really stringent timing requirements you
know where we're looking at this you
know 40 milliseconds propagation time
and so forth so go ahead built the this
circuit master-slave JK flip-flop and
just like last time i've got two inputs
here this is our J&K input and again
they're you know tide low to this
pulldown resistor but then when you push
the button that goes high. So those
two inputs go into this is again are
our three input AND gates so both of the
input go into those 2 AND gates and
then this this white wire is connecting
our clock and so will connect our clock
into that and then of course with the
third input is the feedback that comes
back around that these two green wires
here and the output of these AND gates are
the two blue wires to go up to our to
our first two NOR gates which are the
top two NOR gates on this says 74LS02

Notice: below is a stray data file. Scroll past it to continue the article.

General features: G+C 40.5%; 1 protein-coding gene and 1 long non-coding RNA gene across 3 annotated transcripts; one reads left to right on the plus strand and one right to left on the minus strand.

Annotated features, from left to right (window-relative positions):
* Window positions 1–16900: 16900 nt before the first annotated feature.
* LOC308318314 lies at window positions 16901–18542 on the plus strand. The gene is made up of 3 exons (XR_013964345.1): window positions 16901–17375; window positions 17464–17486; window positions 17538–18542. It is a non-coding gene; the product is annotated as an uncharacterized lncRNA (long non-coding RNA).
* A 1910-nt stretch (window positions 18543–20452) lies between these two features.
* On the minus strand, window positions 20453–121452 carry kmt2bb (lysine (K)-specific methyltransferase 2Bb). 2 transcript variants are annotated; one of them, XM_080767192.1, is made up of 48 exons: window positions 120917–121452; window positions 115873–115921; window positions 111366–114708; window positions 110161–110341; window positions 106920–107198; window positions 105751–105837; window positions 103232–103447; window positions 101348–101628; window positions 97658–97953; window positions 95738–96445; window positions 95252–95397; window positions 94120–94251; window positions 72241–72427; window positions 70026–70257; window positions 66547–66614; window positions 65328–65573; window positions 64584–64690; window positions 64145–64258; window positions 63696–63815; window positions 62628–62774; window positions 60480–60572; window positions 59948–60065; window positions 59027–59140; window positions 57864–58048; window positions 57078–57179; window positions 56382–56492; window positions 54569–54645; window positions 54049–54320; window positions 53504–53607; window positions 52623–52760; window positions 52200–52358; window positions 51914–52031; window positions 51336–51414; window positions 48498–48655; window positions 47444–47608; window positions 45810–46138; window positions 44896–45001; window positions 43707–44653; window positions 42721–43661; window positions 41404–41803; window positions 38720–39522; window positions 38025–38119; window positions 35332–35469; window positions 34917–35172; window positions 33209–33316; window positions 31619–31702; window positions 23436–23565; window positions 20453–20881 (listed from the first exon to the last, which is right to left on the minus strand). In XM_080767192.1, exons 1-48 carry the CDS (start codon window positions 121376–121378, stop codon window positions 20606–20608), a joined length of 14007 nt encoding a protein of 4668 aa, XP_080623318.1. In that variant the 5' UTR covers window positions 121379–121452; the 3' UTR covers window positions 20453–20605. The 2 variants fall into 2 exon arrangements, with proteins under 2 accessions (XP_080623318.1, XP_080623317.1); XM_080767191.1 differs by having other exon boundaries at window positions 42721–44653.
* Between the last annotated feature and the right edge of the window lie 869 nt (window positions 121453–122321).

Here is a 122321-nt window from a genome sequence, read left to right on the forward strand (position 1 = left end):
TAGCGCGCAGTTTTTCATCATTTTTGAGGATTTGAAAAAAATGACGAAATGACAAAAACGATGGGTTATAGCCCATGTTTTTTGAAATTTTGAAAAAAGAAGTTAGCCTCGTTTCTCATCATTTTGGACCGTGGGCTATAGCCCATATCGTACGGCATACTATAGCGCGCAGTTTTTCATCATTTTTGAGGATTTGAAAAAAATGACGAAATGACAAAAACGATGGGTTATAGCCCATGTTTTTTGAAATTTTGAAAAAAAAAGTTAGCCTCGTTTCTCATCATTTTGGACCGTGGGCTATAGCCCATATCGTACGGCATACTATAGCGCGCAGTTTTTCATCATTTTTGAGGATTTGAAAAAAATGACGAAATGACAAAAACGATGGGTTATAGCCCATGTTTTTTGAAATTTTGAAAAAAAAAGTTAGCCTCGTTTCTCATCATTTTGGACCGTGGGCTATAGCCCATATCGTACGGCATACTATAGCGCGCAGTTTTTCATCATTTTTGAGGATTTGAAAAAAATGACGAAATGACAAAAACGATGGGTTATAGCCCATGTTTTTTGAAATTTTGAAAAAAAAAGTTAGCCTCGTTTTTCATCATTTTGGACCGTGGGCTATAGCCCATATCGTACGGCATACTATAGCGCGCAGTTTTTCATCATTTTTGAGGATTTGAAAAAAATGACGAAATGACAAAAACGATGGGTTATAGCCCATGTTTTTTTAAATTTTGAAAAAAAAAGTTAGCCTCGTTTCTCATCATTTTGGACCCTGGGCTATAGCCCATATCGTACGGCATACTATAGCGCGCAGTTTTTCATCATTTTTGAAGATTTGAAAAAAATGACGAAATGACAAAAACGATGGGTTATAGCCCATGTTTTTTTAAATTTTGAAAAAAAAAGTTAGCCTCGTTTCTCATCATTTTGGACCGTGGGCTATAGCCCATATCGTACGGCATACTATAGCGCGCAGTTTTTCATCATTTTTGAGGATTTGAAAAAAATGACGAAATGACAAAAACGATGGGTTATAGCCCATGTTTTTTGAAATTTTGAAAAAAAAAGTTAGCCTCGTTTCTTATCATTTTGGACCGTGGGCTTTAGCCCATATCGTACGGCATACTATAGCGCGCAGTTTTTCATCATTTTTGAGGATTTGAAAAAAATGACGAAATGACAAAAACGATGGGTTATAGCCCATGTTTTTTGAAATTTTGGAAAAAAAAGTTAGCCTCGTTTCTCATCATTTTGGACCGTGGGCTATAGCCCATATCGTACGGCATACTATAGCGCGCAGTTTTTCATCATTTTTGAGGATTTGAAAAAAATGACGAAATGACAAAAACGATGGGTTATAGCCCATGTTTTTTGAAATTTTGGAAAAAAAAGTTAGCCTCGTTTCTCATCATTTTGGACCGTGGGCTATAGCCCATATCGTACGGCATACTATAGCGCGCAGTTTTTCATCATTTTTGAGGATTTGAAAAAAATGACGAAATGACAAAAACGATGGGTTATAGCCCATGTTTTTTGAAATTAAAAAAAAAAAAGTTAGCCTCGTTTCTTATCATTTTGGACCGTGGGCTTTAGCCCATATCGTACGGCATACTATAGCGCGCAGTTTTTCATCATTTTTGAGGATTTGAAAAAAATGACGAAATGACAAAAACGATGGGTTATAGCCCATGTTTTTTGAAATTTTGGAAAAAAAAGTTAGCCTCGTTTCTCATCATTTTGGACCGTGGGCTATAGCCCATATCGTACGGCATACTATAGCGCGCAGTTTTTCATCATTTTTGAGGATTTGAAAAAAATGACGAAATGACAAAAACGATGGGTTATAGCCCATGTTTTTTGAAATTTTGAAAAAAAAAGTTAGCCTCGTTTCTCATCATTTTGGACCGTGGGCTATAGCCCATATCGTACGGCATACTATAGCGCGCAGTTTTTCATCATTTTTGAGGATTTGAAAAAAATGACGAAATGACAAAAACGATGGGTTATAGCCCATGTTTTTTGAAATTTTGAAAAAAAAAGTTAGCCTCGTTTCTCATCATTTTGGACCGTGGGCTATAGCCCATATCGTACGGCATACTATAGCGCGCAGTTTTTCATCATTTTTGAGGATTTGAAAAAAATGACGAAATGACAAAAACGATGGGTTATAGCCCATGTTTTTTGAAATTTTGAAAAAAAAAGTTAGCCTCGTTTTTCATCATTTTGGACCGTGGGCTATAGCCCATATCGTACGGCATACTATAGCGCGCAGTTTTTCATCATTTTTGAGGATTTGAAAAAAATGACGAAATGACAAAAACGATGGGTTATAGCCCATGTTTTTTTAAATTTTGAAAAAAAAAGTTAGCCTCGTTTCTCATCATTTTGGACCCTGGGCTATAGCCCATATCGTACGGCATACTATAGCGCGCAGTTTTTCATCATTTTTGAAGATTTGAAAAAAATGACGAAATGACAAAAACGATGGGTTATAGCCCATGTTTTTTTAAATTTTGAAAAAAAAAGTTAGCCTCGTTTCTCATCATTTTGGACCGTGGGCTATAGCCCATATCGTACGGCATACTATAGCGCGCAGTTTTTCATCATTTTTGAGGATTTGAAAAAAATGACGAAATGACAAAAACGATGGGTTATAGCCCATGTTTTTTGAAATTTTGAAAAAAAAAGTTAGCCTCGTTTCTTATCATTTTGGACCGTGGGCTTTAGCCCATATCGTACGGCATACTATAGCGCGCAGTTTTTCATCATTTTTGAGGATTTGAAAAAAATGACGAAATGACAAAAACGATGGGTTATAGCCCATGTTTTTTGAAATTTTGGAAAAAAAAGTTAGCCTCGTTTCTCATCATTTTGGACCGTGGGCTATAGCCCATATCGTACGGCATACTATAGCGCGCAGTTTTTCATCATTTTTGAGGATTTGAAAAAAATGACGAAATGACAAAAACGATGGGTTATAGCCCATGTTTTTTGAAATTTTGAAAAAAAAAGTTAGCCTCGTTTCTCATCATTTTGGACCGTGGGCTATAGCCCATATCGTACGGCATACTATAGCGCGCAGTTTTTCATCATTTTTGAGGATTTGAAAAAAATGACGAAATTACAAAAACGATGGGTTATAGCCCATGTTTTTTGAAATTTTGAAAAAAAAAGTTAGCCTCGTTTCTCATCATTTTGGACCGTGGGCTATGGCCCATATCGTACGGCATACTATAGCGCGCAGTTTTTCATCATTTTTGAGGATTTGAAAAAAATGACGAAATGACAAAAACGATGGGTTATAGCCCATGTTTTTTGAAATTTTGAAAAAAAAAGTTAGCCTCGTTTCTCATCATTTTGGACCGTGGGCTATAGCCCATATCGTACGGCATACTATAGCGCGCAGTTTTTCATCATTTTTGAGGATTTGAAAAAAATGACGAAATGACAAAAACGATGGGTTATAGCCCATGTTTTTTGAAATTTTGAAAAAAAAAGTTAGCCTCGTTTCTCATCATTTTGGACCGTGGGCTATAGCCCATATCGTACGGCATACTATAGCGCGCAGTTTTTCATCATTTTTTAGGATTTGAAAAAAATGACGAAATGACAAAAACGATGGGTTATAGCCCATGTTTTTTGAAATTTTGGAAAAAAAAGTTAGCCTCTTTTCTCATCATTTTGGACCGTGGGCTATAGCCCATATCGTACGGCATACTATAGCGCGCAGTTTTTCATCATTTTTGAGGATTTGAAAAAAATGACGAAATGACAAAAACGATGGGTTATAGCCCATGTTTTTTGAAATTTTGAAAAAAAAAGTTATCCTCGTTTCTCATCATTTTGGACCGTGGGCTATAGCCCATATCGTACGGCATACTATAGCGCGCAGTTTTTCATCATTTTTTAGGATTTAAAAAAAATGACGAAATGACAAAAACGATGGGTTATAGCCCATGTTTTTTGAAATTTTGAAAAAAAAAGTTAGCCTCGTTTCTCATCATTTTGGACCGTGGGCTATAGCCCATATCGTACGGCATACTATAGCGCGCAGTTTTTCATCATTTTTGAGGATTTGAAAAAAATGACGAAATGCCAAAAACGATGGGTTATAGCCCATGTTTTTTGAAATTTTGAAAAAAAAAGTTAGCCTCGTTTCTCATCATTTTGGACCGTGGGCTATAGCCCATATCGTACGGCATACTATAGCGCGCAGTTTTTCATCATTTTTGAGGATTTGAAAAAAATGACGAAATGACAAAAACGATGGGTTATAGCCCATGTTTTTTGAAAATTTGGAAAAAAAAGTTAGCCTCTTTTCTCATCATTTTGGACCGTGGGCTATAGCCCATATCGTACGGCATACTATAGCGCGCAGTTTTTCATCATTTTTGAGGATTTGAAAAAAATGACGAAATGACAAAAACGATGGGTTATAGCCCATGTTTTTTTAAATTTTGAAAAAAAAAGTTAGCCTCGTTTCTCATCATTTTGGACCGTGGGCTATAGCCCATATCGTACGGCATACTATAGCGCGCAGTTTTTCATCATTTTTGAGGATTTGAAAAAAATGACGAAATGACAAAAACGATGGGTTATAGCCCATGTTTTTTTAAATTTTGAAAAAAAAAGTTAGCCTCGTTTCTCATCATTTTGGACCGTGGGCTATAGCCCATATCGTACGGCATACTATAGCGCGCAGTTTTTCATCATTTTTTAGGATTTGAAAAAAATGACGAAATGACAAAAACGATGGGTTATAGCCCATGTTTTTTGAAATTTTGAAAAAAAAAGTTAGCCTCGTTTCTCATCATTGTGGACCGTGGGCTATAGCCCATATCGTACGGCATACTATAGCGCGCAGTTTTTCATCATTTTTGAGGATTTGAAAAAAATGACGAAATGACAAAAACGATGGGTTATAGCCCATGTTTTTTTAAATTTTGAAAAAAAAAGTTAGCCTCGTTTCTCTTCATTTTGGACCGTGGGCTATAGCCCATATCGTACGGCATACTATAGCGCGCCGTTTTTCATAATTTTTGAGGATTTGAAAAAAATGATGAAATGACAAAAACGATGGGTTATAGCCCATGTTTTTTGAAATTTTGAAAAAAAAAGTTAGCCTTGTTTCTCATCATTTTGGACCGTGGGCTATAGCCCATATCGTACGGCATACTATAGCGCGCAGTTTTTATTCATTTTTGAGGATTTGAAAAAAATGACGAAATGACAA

and then you know the outputs with other
connected back to the inputs you too
yellow wires in the outputs of those
come to these first two LEDs so you two
LEDs here give us that you know a way to
see what's going on at this point here
so this is our you know our Q
compliment for the first stage and this
is our Q for the first stage then those
outputs go over here to another to
another I guess that this is a 74LS08
it's a two input AND gates and also
connected to to those AND gates is our
clock except this time the clock is coming
so this is original clock it's going over to
74LS04 inverter and they're
coming out of that inverter and going
into the AND gates here and then the
outputs of AND gates go back to our
74LS02 are NOR gates and here we are using
the bottom two NOR gates for these and
so that is
yeah that's these blue wires the wires
are .. , No the blue wires are here
coming out of our AND gate going into
our NOR gates right that's those two
blue wires and then of course we've got
these two yellow wires 2 short yellow
wires are the cross overs here between
our inputs outputs and the NOR gates and then